Br J Nutr. 2020 May 4:1-29. doi: 10.1017/S0007114520001506. [Epub ahead of print]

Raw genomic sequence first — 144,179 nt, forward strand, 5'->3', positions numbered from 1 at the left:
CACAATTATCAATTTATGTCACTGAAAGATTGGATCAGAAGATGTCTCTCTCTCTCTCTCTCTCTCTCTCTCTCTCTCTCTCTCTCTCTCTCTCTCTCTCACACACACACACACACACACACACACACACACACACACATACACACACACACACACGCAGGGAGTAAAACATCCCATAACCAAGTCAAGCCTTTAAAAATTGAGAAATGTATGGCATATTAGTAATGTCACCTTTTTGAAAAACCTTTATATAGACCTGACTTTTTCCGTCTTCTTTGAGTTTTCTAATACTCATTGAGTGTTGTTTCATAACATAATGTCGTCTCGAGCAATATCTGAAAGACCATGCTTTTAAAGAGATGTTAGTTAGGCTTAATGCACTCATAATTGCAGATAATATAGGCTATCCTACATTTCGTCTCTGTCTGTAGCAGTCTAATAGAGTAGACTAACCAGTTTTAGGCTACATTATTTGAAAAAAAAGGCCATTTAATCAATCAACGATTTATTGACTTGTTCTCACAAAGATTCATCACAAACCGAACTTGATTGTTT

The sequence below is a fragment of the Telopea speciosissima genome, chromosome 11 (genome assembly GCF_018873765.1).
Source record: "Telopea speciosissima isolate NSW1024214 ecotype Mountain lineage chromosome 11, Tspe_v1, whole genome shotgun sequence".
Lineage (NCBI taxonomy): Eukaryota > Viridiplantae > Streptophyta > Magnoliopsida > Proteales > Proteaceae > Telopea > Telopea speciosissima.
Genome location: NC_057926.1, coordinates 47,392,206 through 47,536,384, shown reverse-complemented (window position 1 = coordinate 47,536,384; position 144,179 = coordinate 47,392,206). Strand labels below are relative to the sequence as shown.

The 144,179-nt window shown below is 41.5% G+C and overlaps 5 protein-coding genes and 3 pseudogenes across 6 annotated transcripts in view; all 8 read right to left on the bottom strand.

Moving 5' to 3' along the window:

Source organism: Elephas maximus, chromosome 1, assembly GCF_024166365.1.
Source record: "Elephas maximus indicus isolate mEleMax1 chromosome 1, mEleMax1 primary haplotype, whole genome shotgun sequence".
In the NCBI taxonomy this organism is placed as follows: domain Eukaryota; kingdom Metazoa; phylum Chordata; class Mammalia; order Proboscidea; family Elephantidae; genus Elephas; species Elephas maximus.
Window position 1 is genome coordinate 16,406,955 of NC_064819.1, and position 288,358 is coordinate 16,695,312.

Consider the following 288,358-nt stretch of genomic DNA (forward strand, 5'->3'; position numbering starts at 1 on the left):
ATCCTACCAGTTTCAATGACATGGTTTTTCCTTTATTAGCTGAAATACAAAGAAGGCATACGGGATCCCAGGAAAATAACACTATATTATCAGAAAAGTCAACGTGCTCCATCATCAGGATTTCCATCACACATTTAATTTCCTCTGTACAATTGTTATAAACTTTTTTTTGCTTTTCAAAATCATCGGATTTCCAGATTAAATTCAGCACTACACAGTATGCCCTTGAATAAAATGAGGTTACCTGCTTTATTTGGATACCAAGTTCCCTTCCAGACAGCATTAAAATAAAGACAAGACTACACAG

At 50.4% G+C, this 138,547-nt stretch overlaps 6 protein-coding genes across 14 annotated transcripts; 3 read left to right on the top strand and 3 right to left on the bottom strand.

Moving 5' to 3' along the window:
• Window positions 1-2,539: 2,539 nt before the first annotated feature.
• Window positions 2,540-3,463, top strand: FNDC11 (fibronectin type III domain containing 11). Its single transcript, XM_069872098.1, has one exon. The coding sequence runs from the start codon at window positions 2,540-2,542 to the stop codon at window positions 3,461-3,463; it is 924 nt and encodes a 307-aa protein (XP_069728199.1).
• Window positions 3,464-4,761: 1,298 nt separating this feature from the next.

The purpose of this study was to compare next-morning responses of resting metabolic rate (RMR) and appetite to pre-sleep consumption of casein protein (CP) in pre and postmenopausal women. The study was a randomized, crossover, double-blind, placebo-controlled trial. Seven sedentary premenopausal (age: 19.9 (SD 1.2) years, BMI: 23.1(SD 2.6) kg/m2) and seven sedentary postmenopausal (age: 56.4 (SD 4.9) years, BMI: 26.3 (SD 3.5) kg/m2) women participated. During visit one, anthropometrics and body composition were measured. Following visit one, subjects consumed either CP (25g) or placebo (PL) ≥2h after their last meal and ≤30min prior to sleep on the night before visits two and three. Visits two and three occurred ≥one week after visit one and were 48h apart. During visits two and three, RMR (VO2), respiratory exchange ratio (RER), and appetite were measured via indirect calorimetry and visual analogue scale, respectively. Anthropometrics and body composition were analyzed by one-way analysis of variance (ANOVA). RMR and measures of appetite were analyzed using a 2×2 (menopause status × CP/PL) repeated measures ANOVA. Significance was accepted at p≤0.05. RMR was significantly lower in postmenopausal compared to premenopausal women under both conditions (p=0.003). When consumed pre-sleep CP did not alter RMR, RER, or appetite compared to PL when assessed next-morning in pre and postmenopausal women. These data contribute to growing evidence that pre-sleep consumption of protein is not harmful to next-morning metabolism or appetite. In addition, these data demonstrate that menopause may not alter next-morning RMR, RER, or appetite after pre-sleep consumption of CP.